I noticed in the Benicia Herald this morning two public notices for Risk Management Plans prepared by Solano County Department of Resource Management, one for Praxair and the other for Benicia’s Water Treatment Plant. These are part of the 5-year audit review process, I believe, the same reports referenced in the Contra Costa County notice you sent around the other day.

I figured there ought to be one for Valero, so I called the Solano County Department of Resource Management. Turns out the Valero plan was filed in Dec. 2017 and is still under review. The staffer I spoke with who is doing the review is suppose to call me about status. Interesting, I guess: no public meetings planned, copies of plans not available in our library (as in Contra Costa County). He seemed surprised at my question about public meetings, said he could check with management.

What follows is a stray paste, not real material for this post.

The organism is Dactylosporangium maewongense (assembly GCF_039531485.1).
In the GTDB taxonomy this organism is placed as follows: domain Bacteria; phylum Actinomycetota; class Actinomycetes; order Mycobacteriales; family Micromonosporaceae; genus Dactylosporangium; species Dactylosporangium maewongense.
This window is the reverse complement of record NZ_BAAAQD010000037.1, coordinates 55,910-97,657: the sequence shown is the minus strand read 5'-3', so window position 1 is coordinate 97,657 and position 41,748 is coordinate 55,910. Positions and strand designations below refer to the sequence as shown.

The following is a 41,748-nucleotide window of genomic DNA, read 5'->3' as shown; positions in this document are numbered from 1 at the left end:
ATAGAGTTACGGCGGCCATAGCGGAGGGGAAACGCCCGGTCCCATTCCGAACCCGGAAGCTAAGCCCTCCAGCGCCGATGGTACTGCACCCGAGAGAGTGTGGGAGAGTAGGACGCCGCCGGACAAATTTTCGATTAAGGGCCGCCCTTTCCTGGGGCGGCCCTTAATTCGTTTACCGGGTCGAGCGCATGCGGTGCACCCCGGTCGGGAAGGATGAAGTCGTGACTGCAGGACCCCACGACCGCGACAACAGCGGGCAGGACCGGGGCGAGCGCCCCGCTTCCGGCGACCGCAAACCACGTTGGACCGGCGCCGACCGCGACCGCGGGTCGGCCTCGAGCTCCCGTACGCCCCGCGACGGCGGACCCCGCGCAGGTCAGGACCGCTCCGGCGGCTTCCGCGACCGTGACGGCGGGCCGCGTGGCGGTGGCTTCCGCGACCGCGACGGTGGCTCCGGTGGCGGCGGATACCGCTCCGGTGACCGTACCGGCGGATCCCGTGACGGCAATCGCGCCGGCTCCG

CCHMP public notice meetings July-Aug 2018

    ISO Working Group personal reflection: City Council says no to industrial safety…for now

    By Roger Straw

    Council turns down draft local ISO, puts trust in Valero, County, State and Air District

    Roger Straw, The Benicia Independent

    It’s a sad story.  An ambitious and dedicated group of us formed a Benicia ISO Working Group over 7 months ago.  We met, researched, wrote, met with officials and embraced the pro-bono attorney labors of Terry Mollica, who drafted a head-start on Benicia’s own Industrial Safety Ordinance.

    The City Council didn’t buy it.  Mostly, they bought the joint opinion of Valero, Solano County and the Bay Area Air District – that a LOCAL ordinance is redundant given new regional and state regulations.  Which of course, it isn’t – redundant, that is.

    Mayor Patterson and Vice-mayor Steve Young voted to direct staff to further review the concept and the draft ordinance and return to Council with recommendations.  Mark Hughes (predictably), along with Alan Schwartzman and Tom Campbell, voted to wait awhile.

    Significantly, for the first time on the public record, all five agreed that the City of Benicia and its residents are long overdue for air monitors.